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The Splendid Failure of Occupation Last Updated: Jan 4th, 2007 - 01:08:31

Part 42: Postwar aftermath or imperialist mutatis mutandis?
By B. J. Sabri
Online Journal Contributing Writer

Mar 27, 2006, 01:07

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"As I report to you, air attacks are under way against military targets in Iraq . . . I've told the American people before that this will not be another Vietnam. And I repeat this here tonight. Our troops will have the best possible support in the entire world, and they will not be asked to fight with one hand tied behind their back."-- President George H. W. Bush, Address to the nation, January 16, 1991. [Italics added]

In addressing Soviet concerns on the American intentions in Iraq (early fall, 1990), former Secretary of State James Baker, borrowed from the vast repertoire of deception long experimented with by U.S. imperialist circles. He solemnly declared that once the United States �liberated� Kuwait from the Iraqi occupation, not even one American soldier would remain in the Gulf region.

Baker never meant what he said. In fact, once the U.S. �liberated� Kuwait, American military bases spread like fungi across the Arabian Peninsula, and, de facto, all Gulf Sheikdoms (with the exception of Yemen that voted against the use of force against Iraq) fell under American tutelage as undeclared protectorates and semi-colonies.

Background: Baker well knew that a Soviet collapse was imminent, thus no other major military power would challenge U.S. military presence after the prospective war. Moreover, Baker was aware that an already U.S.-controlled Arab system would never challenge an American entrenchment on Arab soil, and that any attempt to evict the new invaders would require widened military confrontations with two nuclear adversaries: the U.S. and Israel, that the Arabs, despite the trillions of dollars they spent on weapons, were unwilling or unable to undertake.

Hence, remembering the Israeli plan to extend the borders of the Jewish settler state from the Euphrates to the Nile, and remembering the American five-decade plan to control the oilfields of the Middle East, any contemplated American colonialist conquest of the Arab states would begin with Iraq. The rationale for this order was explicit: Iraq had wealth, a solid industrial base, scientists, a strong army, a nationalist outlook, and was on the top of Israel�s hit list after the surrender of Egypt consequent to the Camp David Accord with Israel. Such war, therefore, would achieve two U.S.-Israeli strategic objectives: 1) the military control of Arab states and their oilfields until exhaustion, and 2) putting Israel's in military control of the region.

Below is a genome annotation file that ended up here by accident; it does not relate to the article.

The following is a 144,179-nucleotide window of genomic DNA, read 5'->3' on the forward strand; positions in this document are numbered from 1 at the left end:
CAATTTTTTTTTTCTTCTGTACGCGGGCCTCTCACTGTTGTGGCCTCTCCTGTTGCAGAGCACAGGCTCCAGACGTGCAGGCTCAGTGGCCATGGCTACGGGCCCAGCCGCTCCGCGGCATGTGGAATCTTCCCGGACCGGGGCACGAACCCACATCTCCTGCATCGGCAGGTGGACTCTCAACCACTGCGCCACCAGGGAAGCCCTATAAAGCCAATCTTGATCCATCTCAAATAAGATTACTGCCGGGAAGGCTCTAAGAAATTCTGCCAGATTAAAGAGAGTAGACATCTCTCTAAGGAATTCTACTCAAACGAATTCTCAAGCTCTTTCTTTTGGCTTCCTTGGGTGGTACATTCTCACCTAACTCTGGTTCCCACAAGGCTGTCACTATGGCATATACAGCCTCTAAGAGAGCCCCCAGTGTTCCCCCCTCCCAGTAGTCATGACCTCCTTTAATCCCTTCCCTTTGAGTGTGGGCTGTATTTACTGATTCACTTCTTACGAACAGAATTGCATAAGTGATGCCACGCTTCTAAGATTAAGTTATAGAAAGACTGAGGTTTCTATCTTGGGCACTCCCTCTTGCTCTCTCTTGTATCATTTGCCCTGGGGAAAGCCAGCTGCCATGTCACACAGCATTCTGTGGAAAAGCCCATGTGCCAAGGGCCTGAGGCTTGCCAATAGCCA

In addition to this concise outline for U.S. war objectives, I would like to give you another outline before I discuss the motives and potential results the United States expected from its war strategy. In his excellent and a must-read essay, Third World War: A Political Economy of the Gulf War and New World Order, Andre Gunder Frank from Amsterdam University, Holland, listed the basic points that drove the economics of the Gulf War.

After an introduction to the world order created by the collapse of the Soviet system, and after he discussed the U.S. pretexts of war, Frank listed a number of factors at the core of the economic ambitions of U.S. imperialism. These included: 1) foreign oil, 2) domestic recession, 3) the world recession of the 1990s, 4) West-West Competition, 5) East-West, North-South, 6) using military strength to compensate for economic weakness, and 7) political economies of escalation.

The point for reporting such factors, which Frank discussed with cogency, is that to understand the objectives of the United States as a militarized capitalist state with specific ideological manifestoes, it is prerequisite that we understand first the economics of its imperialism. That is, economically, in order for the U.S. to assert its role as the sole ruler of the world (after the expected Soviet collapse), a war with Iraq (aside from the control of Iraqi oil that the United States eventually implemented through the �Oil for Food Program� would achieve all of the following:

  1. Overcome the crises of its own capitalism by reviving war economy patterns and trickledown benefits; and